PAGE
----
A typical time division multiplex communication system intended for voice transmission is described in Patent 2,262,832 to E. M. Deloraine et al., issued November 18, 1941. In this type of system a microwave radio link is employed and a plurality of message channels are sampled at a fixed repetition rate. Information as to the message or signal present in each channel at the time of sampling is transmitted in the form of pulses the time positions of which in respect .to fixed pulses are varied or modulated in accordance with a process known as pulse position modulation. An oscillator at the transmitter of this system operates the multiplex equipment at the sampling or frame repetition rate and an oscillator at the receiver of the system is synchronized to operate with the oscillator first mentioned. As a basic sampling rate of 8,000 per second is assumed, each of the channels of such a system can accommodate signals of band width extending from to substantially 4,000 cycles.

Channel band widths of this order of magnitude are satisfactory for telephone communication but are too narrow for the proper transmission of high quality program material and are undesirably narrow for the transmission of music of broadcast quality. On the other hand,-

such channel b nd widths are wasteful ii telegraph code signals or the like are to be transmitted. Thus it may be seen that on occasion it may be desirable to transmit over the same multiplex system high quality program material requiring a channel band width of approximate- 1y 12,000 to 15,000 cycles; ordinary broadcastw ing material requiring a channel band width of 6,000 to 8,000 cycles and other signals requiring band widths of only 1,000 cycles or even 500 cycles or less.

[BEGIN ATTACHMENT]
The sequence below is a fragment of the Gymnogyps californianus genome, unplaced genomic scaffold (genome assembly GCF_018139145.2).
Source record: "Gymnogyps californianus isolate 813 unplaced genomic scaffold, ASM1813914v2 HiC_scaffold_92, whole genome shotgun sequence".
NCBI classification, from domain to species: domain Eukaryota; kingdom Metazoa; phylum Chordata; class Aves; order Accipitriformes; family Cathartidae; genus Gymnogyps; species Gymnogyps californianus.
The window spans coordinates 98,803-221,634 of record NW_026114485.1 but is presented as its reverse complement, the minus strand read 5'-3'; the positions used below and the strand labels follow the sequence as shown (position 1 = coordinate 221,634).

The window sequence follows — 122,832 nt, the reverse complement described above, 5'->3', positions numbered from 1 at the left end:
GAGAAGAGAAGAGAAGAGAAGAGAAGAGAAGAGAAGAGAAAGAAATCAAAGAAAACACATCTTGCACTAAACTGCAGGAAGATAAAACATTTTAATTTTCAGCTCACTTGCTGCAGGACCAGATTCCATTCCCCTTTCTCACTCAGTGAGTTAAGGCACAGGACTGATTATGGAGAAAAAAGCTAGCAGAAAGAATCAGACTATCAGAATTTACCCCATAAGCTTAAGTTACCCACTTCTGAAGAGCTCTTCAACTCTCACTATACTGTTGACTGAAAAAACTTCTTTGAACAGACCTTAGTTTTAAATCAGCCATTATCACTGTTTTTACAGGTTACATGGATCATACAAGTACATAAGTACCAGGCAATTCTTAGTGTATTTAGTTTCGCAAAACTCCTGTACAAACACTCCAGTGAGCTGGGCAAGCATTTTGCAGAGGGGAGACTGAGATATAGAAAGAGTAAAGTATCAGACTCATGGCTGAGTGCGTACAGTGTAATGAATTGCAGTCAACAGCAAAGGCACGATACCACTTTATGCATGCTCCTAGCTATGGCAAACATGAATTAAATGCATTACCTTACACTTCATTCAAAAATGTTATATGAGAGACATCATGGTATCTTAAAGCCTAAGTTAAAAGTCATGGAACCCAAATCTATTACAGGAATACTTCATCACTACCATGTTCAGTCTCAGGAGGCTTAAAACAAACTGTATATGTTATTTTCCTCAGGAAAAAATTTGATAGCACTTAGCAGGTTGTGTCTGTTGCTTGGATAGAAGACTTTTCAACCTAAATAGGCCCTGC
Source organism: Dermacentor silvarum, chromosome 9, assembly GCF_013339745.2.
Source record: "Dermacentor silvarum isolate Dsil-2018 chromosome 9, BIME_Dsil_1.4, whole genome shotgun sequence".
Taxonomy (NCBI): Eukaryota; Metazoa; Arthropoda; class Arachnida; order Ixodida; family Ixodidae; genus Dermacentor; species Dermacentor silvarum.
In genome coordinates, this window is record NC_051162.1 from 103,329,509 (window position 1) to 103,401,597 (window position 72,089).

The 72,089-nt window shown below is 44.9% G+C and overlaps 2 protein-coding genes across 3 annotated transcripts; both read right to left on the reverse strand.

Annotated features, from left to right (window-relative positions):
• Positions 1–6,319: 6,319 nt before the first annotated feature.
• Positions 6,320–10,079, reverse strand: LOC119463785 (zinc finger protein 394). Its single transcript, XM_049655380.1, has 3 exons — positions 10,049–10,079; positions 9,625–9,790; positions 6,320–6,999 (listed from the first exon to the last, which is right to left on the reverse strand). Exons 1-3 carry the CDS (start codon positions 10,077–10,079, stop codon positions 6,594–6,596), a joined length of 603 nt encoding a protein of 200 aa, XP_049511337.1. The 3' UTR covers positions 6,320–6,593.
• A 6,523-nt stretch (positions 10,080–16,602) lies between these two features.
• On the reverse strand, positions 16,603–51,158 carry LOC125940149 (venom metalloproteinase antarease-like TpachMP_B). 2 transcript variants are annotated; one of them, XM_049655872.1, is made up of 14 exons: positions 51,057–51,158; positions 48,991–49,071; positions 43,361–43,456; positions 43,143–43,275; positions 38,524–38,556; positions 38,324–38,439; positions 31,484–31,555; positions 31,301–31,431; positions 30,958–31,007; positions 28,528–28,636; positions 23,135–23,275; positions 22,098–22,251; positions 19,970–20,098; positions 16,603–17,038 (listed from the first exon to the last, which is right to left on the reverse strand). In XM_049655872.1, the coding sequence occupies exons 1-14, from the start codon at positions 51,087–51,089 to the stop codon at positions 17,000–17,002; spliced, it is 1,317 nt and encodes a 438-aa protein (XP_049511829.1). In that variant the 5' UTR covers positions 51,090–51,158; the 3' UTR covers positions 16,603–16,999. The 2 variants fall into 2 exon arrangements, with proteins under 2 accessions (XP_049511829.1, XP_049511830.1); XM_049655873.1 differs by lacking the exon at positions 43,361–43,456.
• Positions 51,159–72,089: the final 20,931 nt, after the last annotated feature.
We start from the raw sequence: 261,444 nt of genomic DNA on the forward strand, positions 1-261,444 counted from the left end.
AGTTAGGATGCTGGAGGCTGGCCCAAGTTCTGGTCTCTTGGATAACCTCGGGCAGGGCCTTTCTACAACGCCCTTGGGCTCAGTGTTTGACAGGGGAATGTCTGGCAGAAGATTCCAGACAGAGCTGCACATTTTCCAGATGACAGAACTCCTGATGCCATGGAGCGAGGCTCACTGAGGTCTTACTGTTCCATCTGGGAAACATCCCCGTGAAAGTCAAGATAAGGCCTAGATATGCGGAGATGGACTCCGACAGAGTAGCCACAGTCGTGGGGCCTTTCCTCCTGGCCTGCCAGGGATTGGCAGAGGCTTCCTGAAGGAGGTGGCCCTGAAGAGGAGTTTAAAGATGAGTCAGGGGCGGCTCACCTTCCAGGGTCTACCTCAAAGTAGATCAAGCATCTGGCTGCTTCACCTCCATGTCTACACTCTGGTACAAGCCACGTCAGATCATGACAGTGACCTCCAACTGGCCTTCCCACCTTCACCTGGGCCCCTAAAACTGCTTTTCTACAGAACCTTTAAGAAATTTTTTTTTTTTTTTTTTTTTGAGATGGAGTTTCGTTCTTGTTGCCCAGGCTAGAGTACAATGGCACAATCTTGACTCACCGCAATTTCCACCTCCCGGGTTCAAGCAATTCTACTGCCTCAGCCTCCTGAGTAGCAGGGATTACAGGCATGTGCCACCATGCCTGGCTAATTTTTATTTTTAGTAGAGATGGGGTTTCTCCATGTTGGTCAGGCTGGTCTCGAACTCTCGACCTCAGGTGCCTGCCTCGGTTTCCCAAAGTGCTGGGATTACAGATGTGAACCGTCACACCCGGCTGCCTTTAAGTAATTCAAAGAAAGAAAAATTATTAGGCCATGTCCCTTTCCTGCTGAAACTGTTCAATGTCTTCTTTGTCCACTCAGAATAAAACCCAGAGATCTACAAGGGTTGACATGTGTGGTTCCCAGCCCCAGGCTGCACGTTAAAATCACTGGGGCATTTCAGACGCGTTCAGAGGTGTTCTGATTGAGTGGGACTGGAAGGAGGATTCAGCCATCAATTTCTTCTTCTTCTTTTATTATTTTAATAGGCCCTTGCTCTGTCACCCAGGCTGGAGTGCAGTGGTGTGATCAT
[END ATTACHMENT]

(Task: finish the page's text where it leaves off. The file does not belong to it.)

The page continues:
Accordingly, it is an object of the present invention to provide methods of and means for employing a time division multiplex communication system having a fixed number of channels of eoual band widths for the transmission of signals having band widths greater than the band width of thev individual channels and for the transmission of signals having band widths equal to or less than the band width of each of the channels.

In accordance with the invention a time division multiplex system providing a plurality of channels of predetermined equal band widths is employed to accommodate messages requiring channel band widths greater than, equal to, and less than the predetermined band width. Signa s having band widths greater than that of a single channel are employed to modulate a plural ty of the channels in each frame. Signals of the same band width as a channel are each employed to modulate a single channel. Two or more signals having band widths less than that of a single channel share the use of a single channel. for exam le two signals of band widths ap roximately h lf that of a channel may be utii'zed alternately. one modulating the channel on non-sequential occurrences and the other modulating the same channel on its remaining occurrences.